NATO Summit Special Series: Estonia and Latvia

NATO Summit Special Series: Estonia and Latvia

After recent terrorists attacks in Europe and the crisis of so many refugees fleeing conflicts in North Africa and the Middle East, this NATO summit is important to the national interests of all twenty eight members. But this summit is of special importance to the Baltic members of NATO, who are geographically and militarily the most vulnerable of all allies to an expansionist Russia under the regime of President Vladimir Putin. If NATO leaders make the wrong decisions at Warsaw and do not restore deterrence in Europe; Estonia, Latvia, and Lithuania are the members of the Alliance most likely to suffer the consequences.

Deterrence needs to be restored to Europe because Russia has broken decades of inter-state peace in Europe and invaded two of its neighbors. As Secretary General Jens Stoltenberg said recently, “There is no denying that the world has become more dangerous in recent years. Moscow’s actions in Ukraine have shaken the European security order.”

Estonia and Latvia are acutely aware of the threat from Russia and the need for NATO to strengthen its efforts to deter future Russian aggression. According to Estonian President Toomas Ilves, “We need a credible deterrence policy in the Baltic region to influence the Russian calculus, to make the costs of interference too high. Russia’s behavior requires a decisive and united [NATO] response.” Foreign Minister Edgars Rinkēvičs expressed similar sentiments about Latvia’s priorities for the Warsaw summit, “we need to have long-term increased presence of NATO allies so that it really sends a strong message of deterrence.”

Therefore, the main priority for both Estonia and Latvia is the long-term presence of NATO troops in their borders to deter an aggressive and provocative neighbor from testing the validity of Article 5, the Alliance’s collective defense clause. Just as it was during the Cold War when hundreds of thousands of allied troops protected the border of West Germany, Article 5 can only deter aggression today if the words of the North Atlantic Treaty are backed up by the deployment of troops from multiple allies. Quantitatively, Russia does not have as many military capabilities as the Soviet Union, but Russia does have numerical military superiority over all NATO allies near its borders. Thus, the size of NATO’s response need not be as great as it was during the Cold War, but it must be proportional to the threat from Russia’s military advantages near the borders with NATO.

Estonia and Latvia welcome and appreciate the decision to be announced at the Warsaw summit that NATO will deploy a battalion in each of the Baltic republics and Poland. The allies have labeled these units as NATO’s Enhanced Forward Presence (EFP). This is a very positive step, but it is not sufficient. Estonia, Latvia, Lithuania, and Poland all agree that the Alliance should do more.

Four battalions deployed in NATO’s eastern members is not a proportional response. Four battalions (perhaps 4,000 men) do not come close to deterring the approximately 250,000 troops Russia has in its Western Military District (WMD) bordering NATO. In fact, four NATO battalions are not even a proportional response to the 3 new divisions (roughly 30,000 troops) Russia announced in January that it is creating in the WMD. At best, the deployment of four NATO battalions is an incremental step to strengthen deterrence that falls short of changing the calculus in Moscow. At worst, they are evidence to Putin that NATO is so weak and divided, the allies can only muster consensus on tepid action, such as the deployment of battalion sized speed bumps for his Spetsnaz as they trample over Article 5.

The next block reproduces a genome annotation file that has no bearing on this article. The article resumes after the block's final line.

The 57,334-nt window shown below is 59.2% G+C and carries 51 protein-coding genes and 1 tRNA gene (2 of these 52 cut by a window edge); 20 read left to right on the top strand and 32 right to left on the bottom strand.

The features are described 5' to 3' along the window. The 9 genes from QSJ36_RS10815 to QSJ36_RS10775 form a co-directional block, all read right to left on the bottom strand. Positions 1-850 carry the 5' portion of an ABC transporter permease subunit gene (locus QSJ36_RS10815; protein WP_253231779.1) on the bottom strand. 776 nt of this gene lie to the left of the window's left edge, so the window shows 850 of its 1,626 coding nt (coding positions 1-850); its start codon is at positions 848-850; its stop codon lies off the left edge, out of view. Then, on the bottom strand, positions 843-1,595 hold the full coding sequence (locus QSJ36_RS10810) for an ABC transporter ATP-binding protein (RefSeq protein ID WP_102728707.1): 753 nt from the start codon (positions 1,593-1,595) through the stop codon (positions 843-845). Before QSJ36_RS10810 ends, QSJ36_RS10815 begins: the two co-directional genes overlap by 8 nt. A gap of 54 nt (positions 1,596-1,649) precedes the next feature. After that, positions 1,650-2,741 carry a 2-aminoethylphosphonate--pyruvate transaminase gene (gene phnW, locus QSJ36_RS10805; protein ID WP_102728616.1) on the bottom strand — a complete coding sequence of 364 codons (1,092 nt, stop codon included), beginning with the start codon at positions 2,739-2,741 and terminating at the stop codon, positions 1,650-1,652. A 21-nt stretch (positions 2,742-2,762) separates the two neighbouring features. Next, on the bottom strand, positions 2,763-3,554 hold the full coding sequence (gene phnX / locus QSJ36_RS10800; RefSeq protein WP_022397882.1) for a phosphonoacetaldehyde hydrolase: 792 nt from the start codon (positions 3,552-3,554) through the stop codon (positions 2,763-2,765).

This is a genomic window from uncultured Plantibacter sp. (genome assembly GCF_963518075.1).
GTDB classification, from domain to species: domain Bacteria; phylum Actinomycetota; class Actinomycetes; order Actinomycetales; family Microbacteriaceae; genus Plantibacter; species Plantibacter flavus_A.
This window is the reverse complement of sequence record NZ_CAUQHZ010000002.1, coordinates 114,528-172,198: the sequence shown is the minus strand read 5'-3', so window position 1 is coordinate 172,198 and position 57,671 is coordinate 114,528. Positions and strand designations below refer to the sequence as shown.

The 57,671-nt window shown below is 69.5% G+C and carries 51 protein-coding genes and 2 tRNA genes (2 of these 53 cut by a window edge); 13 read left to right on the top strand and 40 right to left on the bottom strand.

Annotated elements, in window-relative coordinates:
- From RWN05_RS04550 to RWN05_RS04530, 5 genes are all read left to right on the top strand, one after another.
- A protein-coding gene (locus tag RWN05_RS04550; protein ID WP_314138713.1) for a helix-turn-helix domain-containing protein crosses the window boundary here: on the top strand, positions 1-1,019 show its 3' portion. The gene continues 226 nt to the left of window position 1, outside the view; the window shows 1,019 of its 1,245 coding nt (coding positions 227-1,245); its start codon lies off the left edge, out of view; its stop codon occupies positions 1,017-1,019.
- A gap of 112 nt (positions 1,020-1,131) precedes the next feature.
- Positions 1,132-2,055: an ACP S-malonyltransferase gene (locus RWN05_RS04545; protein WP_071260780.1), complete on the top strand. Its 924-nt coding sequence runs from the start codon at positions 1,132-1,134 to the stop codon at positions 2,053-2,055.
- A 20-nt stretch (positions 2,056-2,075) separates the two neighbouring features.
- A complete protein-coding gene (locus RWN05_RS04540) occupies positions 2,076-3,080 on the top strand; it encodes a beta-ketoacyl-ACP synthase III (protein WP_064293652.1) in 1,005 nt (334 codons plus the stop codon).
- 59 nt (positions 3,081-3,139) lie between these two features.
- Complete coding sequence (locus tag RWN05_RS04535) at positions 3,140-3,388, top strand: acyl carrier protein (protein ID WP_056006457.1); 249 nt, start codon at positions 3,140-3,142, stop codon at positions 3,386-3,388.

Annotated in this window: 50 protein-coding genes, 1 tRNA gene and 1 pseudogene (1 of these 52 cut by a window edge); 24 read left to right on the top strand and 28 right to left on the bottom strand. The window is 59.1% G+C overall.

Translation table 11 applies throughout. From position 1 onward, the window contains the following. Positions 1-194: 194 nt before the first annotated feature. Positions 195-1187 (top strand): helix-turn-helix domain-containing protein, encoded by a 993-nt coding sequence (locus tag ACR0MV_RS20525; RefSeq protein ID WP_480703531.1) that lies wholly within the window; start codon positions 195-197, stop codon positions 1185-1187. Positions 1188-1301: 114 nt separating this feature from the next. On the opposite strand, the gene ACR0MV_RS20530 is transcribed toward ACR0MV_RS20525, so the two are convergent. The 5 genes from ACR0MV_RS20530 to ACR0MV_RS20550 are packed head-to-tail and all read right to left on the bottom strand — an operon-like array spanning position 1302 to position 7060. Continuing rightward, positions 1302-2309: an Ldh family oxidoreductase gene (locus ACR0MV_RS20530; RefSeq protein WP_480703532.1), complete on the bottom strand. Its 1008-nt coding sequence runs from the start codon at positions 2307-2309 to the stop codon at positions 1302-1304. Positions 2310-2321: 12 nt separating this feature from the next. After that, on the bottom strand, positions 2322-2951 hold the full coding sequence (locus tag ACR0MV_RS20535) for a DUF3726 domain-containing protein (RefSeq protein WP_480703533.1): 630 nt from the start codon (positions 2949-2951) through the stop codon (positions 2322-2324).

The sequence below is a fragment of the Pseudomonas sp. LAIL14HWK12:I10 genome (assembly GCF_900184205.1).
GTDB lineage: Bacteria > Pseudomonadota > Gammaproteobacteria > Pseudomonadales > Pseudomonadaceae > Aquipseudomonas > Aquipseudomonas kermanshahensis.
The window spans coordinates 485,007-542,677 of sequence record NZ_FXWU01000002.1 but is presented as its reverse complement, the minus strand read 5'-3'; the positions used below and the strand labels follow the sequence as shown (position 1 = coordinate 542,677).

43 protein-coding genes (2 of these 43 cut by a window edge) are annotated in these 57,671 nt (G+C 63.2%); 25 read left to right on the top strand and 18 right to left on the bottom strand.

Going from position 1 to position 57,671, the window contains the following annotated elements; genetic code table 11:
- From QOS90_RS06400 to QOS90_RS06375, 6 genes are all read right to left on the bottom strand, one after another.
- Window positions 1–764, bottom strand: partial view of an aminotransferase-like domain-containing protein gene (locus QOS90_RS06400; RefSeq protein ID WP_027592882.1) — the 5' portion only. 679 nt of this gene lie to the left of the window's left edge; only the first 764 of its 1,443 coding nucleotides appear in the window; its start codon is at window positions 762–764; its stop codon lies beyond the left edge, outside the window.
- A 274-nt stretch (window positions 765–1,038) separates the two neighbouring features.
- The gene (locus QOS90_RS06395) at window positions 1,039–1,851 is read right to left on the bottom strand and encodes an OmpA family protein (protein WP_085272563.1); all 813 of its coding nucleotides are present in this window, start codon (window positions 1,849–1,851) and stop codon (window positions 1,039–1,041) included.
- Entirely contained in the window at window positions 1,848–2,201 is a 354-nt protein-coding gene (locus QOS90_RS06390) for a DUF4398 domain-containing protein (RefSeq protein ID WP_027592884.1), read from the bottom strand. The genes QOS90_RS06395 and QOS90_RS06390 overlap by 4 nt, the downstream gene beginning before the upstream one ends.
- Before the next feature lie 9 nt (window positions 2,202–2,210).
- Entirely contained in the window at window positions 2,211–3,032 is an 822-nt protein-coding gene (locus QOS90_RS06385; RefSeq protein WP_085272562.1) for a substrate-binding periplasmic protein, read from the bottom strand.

Four NATO battalions are a significant effort, but not in relation to the numerical military threat from Russia. Alliance leaders should not evaluate their success against the slow, normal pace of NATO diplomacy and generation of forces. They should act more like strategist and tailor NATO’s actions relative to the nearby and increasingly hostile threat from Russia’s growing and technologically advanced military forces. Four NATO battalions may have been a sufficient response if allies had deployed them in 2014, after Putin’s second invasion of one of his neighbors. But two years after Russia annexed Crimea, plans to add three divisions in the east, and has escalated provocations from the Black Sea, to the Baltic Sea, to the coast of California, and even to Syria, four battalions are simply a feeble consensus to once again do “too little, too late” to restore deterrence in Europe.

Unlike NATO leaders that complain about this bluntly to the press, the leaders of Estonia and Latvia are more discreet. They will smile and praise the announcements made at Warsaw, but they will also continue to politely and persistently try to persuade their allies that more is needed to keep the peace in the east. For example, Prime Minister Taavi Roivas made it clear that this remains Estonia’s top priority. “Increasing the presence of allies is offundamental importance to our security.” Foreign Minister Rinkēvičs spoke not just for Latvia, but for all of the Baltic allies when he admitted; “We feel thatwe need more defense measures, and without those defense measures, yes, we would say that we are exposed.”

Dr. Jorge Benitez is the Director of NATOSource and a senior fellow at the Atlantic Council’s Brent Scowcroft Center on International Security. Photo credit: US Department of Defense/Spc. Joshua Leonard, U.S. Army.